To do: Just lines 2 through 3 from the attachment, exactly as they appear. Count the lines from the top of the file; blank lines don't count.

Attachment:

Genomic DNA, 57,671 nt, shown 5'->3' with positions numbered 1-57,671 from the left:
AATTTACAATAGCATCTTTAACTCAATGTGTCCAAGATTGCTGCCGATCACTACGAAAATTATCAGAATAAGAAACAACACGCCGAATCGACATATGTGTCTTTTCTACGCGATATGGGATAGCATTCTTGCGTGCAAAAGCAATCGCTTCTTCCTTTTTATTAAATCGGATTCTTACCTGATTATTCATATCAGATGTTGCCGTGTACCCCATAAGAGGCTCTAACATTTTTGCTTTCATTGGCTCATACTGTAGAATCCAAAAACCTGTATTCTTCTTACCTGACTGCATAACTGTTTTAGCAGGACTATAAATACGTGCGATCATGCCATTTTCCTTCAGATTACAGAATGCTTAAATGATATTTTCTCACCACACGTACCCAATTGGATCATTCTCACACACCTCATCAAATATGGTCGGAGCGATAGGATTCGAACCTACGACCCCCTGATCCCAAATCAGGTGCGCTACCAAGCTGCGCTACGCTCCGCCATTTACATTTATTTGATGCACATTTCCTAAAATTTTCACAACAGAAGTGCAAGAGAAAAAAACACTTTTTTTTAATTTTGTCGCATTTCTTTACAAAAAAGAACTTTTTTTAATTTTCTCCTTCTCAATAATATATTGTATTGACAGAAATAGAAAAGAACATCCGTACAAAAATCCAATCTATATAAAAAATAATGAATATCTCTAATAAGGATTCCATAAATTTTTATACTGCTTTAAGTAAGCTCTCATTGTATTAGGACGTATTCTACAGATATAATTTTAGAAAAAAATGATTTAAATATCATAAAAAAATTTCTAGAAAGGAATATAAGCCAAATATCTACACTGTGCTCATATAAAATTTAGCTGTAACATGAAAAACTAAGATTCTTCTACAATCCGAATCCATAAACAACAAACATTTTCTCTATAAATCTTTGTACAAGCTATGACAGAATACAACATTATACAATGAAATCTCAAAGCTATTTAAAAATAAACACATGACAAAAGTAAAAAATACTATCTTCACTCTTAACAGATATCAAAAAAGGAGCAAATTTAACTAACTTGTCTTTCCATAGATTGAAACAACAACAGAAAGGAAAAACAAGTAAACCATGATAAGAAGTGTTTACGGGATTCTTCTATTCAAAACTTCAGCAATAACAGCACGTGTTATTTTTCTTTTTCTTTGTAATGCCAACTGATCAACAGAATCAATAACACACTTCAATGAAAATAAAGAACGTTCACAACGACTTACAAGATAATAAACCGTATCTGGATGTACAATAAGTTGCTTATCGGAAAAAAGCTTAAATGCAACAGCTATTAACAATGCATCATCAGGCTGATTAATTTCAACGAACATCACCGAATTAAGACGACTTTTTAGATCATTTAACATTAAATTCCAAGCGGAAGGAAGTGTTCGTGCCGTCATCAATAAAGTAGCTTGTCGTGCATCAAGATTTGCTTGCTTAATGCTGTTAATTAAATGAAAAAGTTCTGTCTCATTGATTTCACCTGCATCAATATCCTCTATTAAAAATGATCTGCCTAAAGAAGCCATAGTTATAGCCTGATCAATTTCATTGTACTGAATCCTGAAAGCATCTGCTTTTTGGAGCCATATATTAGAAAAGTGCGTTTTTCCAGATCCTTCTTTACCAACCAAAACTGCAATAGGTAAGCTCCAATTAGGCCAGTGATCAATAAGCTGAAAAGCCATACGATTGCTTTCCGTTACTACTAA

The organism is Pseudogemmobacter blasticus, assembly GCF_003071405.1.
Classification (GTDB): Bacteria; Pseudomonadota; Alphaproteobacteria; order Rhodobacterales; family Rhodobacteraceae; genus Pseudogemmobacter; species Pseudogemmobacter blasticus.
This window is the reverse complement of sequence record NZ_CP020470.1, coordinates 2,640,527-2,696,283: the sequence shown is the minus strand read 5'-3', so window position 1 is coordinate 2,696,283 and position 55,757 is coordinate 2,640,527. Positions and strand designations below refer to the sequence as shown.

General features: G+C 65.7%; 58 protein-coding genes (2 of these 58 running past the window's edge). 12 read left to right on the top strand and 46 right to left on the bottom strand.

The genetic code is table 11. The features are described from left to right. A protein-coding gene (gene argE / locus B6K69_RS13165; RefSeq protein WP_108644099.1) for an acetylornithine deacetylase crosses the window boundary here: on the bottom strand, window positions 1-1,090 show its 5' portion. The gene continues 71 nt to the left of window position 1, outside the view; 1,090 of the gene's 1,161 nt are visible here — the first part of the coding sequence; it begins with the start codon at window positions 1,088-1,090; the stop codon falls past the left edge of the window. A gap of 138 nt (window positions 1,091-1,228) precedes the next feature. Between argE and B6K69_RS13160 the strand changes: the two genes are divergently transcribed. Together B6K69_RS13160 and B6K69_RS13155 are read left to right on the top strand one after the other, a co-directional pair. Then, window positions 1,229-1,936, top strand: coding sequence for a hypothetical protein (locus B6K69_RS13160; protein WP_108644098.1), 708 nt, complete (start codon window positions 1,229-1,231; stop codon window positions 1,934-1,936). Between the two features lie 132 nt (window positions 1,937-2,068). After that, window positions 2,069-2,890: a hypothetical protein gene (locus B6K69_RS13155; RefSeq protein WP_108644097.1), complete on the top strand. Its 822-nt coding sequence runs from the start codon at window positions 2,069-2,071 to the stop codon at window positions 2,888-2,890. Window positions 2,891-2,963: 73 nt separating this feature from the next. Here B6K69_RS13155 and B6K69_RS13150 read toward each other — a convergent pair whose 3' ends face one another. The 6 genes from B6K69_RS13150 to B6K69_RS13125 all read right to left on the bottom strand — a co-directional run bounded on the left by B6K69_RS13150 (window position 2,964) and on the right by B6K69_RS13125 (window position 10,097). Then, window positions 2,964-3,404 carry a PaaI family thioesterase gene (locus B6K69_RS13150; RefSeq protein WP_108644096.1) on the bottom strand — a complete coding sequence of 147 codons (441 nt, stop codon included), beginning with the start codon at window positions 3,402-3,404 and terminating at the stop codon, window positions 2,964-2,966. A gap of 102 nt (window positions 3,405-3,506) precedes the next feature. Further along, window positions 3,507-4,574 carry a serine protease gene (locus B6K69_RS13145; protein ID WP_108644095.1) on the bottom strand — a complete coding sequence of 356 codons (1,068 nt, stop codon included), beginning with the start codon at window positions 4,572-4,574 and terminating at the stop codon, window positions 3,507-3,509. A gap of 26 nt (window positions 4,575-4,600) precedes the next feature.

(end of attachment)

AATTTACAATAGCATCTTTAACTCAATGTGTCCAAGATTGCTGCCGATCACTACGAAAATTATCAGAATAAGAAACAACACGCCGAATCGACATATGTGTCTTTTCTACGCGATATGGGATAGCATTCTTGCGTGCAAAAGCAATCGCTTCTTCCTTTTTATTAAATCGGATTCTTACCTGATTATTCATATCAGATGTTGCCGTGTACCCCATAAGAGGCTCTAACATTTTTGCTTTCATTGGCTCATACTGTAGAATCCAAAAACCTGTATTCTTCTTACCTGACTGCATAACTGTTTTAGCAGGACTATAAATACGTGCGATCATGCCATTTTCCTTCAGATTACAGAATGCTTAAATGATATTTTCTCACCACACGTACCCAATTGGATCATTCTCACACACCTCATCAAATATGGTCGGAGCGATAGGATTCGAACCTACGACCCCCTGATCCCAAATCAGGTGCGCTACCAAGCTGCGCTACGCTCCGCCATTTACATTTATTTGATGCACATTTCCTAAAATTTTCACAACAGAAGTGCAAGAGAAAAAAACACTTTTTTTTAATTTTGTCGCATTTCTTTACAAAAAAGAACTTTTTTTAATTTTCTCCTTCTCAATAATATATTGTATTGACAGAAATAGAAAAGAACATCCGTACAAAAATCCAATCTATATAAAAAATAATGAATATCTCTAATAAGGATTCCATAAATTTTTATACTGCTTTAAGTAAGCTCTCATTGTATTAGGACGTATTCTACAGATATAATTTTAGAAAAAAATGATTTAAATATCATAAAAAAATTTCTAGAAAGGAATATAAGCCAAATATCTACACTGTGCTCATATAAAATTTAGCTGTAACATGAAAAACTAAGATTCTTCTACAATCCGAATCCATAAACAACAAACATTTTCTCTATAAATCTTTGTACAAGCTATGACAGAATACAACATTATACAATGAAATCTCAAAGCTATTTAAAAATAAACACATGACAAAAGTAAAAAATACTATCTTCACTCTTAACAGATATCAAAAAAGGAGCAAATTTAACTAACTTGTCTTTCCATAGATTGAAACAACAACAGAAAGGAAAAACAAGTAAACCATGATAAGAAGTGTTTACGGGATTCTTCTATTCAAAACTTCAGCAATAACAGCACGTGTTATTTTTCTTTTTCTTTGTAATGCCAACTGATCAACAGAATCAATAACACACTTCAATGAAAATAAAGAACGTTCACAACGACTTACAAGATAATAAACCGTATCTGGATGTACAATAAGTTGCTTATCGGAAAAAAGCTTAAATGCAACAGCTATTAACAATGCATCATCAGGCTGATTAATTTCAACGAACATCACCGAATTAAGACGACTTTTTAGATCATTTAACATTAAATTCCAAGCGGAAGGAAGTGTTCGTGCCGTCATCAATAAAGTAGCTTGTCGTGCATCAAGATTTGCTTGCTTAATGCTGTTAATTAAATGAAAAAGTTCTGTCTCATTGATTTCACCTGCATCAATATCCTCTATTAAAAATGATCTGCCTAAAGAAGCCATAGTTATAGCCTGATCAATTTCATTGTACTGAATCCTGAAAGCATCTGCTTTTTGGAGCCATATATTAGAAAAGTGCGTTTTTCCAGATCCTTCTTTACCAACCAAAACTGCAATAGGTAAGCTCCAATTAGGCCAGTGATCAATAAGCTGAAAAGCCATACGATTGCTTTCCGTTACTACTAA

The organism is Pseudogemmobacter blasticus, assembly GCF_003071405.1.